Embroidery 101 – FULL

  • Dates: Tuesday, 5:00-7:00pm, 10 Weeks
  • Tuition: $90
  • Instructor: Yoni Glogower

Embroidery is the simple act of passing thread through fabric or other two-dimensional material; simultaneously one of the most ancient textile art technique practiced around the globe, yet increasingly relevant to fiber artists today. Though this course will hone in on four basic stitch types (straight, chain, French and boullion knots, and couching), students will be encouraged to explore the endless forms that can be produced by utilizing these simple techniques with varying thread type, material, and colors.

This course will begin with a sampler assignment to familiarize students with setting up embroidery hoops, methods for anchoring, and experimentation with different needles, thread types, and stitches. In true Hill Institute fashion, they will then take on two to three personal projects with instructor guidance and encouragement, with periodic demonstrations of new techniques and tools at their disposal, including methods for image transfer onto fabric to trace designs, hand applique, waste canvas for facilitation of counted stitch methods, goldwork, and the logistics of stitching directly onto paper or photographs.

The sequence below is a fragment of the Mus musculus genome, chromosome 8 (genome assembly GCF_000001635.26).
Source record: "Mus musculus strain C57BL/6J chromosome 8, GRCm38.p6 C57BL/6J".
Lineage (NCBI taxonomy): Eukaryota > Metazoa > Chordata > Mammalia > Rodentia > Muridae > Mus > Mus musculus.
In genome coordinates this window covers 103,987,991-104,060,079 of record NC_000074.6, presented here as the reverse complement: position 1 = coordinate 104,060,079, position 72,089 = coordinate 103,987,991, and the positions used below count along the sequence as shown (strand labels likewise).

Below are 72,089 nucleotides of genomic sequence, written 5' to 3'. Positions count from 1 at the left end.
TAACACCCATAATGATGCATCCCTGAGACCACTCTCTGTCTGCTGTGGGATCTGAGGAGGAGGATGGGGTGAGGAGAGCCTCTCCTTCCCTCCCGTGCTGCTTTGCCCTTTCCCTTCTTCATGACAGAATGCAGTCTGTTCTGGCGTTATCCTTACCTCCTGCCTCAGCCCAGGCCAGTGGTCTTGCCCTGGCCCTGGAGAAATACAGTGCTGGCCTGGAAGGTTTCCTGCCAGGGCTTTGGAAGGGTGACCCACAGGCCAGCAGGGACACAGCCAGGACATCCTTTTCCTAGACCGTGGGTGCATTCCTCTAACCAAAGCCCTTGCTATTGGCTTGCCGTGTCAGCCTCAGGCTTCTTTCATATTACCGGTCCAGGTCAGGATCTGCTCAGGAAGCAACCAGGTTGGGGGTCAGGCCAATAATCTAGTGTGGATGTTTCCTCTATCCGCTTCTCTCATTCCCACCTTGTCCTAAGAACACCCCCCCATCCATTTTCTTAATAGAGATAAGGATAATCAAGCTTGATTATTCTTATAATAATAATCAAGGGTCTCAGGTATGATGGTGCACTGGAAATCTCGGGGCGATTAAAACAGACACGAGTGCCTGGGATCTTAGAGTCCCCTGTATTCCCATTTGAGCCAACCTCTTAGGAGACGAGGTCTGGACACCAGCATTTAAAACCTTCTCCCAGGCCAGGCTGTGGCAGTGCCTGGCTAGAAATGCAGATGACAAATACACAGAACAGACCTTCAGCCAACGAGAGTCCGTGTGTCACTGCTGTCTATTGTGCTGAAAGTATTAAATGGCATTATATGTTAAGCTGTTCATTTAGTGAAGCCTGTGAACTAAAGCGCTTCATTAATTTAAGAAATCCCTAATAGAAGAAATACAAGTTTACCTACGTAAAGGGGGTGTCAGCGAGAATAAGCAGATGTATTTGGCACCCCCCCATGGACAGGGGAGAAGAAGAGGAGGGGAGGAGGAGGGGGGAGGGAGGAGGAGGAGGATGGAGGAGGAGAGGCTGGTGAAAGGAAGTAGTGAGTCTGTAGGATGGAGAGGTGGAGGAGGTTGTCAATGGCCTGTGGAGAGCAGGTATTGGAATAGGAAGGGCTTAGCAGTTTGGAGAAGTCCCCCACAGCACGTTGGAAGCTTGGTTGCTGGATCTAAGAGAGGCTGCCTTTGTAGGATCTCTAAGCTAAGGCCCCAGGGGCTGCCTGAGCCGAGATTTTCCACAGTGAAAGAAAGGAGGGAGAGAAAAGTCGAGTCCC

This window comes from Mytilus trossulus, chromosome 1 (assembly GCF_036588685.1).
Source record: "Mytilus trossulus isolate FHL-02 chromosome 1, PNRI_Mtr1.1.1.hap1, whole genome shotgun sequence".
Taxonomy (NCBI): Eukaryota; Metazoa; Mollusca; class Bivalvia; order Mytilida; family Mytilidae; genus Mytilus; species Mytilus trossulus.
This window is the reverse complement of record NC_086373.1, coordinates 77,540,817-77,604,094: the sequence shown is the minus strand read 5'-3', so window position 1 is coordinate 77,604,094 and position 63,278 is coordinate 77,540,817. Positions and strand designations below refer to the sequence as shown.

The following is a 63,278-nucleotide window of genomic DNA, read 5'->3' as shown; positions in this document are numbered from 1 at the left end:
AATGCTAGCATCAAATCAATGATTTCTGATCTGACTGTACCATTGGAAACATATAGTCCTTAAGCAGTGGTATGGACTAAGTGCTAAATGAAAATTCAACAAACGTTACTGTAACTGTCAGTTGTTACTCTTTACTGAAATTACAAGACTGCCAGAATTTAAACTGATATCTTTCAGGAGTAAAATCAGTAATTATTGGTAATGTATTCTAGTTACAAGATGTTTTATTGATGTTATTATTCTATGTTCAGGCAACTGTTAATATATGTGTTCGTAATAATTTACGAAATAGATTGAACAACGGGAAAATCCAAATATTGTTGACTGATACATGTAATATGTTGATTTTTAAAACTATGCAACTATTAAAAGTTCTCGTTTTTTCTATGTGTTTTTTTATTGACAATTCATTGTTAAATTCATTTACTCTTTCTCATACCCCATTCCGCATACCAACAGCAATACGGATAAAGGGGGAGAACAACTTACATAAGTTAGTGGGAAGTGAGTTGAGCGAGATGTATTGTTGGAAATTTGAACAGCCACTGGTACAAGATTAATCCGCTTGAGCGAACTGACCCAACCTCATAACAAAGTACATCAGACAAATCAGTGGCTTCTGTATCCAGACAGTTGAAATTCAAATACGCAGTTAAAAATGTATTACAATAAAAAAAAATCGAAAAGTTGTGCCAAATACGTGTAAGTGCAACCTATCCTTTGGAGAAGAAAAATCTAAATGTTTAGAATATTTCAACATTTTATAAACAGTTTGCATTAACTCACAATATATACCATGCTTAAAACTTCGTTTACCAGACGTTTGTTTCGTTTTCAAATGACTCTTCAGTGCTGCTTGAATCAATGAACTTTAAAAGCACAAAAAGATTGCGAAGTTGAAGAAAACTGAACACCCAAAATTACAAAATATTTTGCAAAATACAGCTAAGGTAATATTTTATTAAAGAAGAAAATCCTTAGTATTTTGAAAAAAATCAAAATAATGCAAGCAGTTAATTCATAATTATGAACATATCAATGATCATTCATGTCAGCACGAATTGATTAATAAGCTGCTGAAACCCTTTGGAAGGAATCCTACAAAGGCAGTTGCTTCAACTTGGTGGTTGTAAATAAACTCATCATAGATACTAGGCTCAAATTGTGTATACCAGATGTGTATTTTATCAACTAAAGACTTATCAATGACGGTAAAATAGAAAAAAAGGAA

Because embroidery is inherently a social and portable discipline, the class will also include a series of lectures/Power Point presentations led by the instructor, during which the students can simultaneously keep working on their projects. Topics will include medieval canvas embroidery, Indian mirror work embroidery, and work by contemporary embroidery artists.

Course Goals
Students who complete this course successfully will be able to:

  • Confidently work all the basic embroidery stitches
  • Embroider on a variety of surfaces with different thread types and materials
  • Create finished pieces that utilize a variety of interacting techniques
  • Understand their embroidered work within its historical and cultural context

Required Texts (selected pages with embroidery techniques will be scanned and provided to students)

Enthoven, Jacqueline (1987) The Stitches of Creative Embroidery. West Chester, PA: Schiffer Publishing Ltd.

Lantz, Shirlee and Maggie Lane (1973) A Pageant of Pattern for Needlepoint Canvas. New York, NY: Grosset & Dunlap, Inc.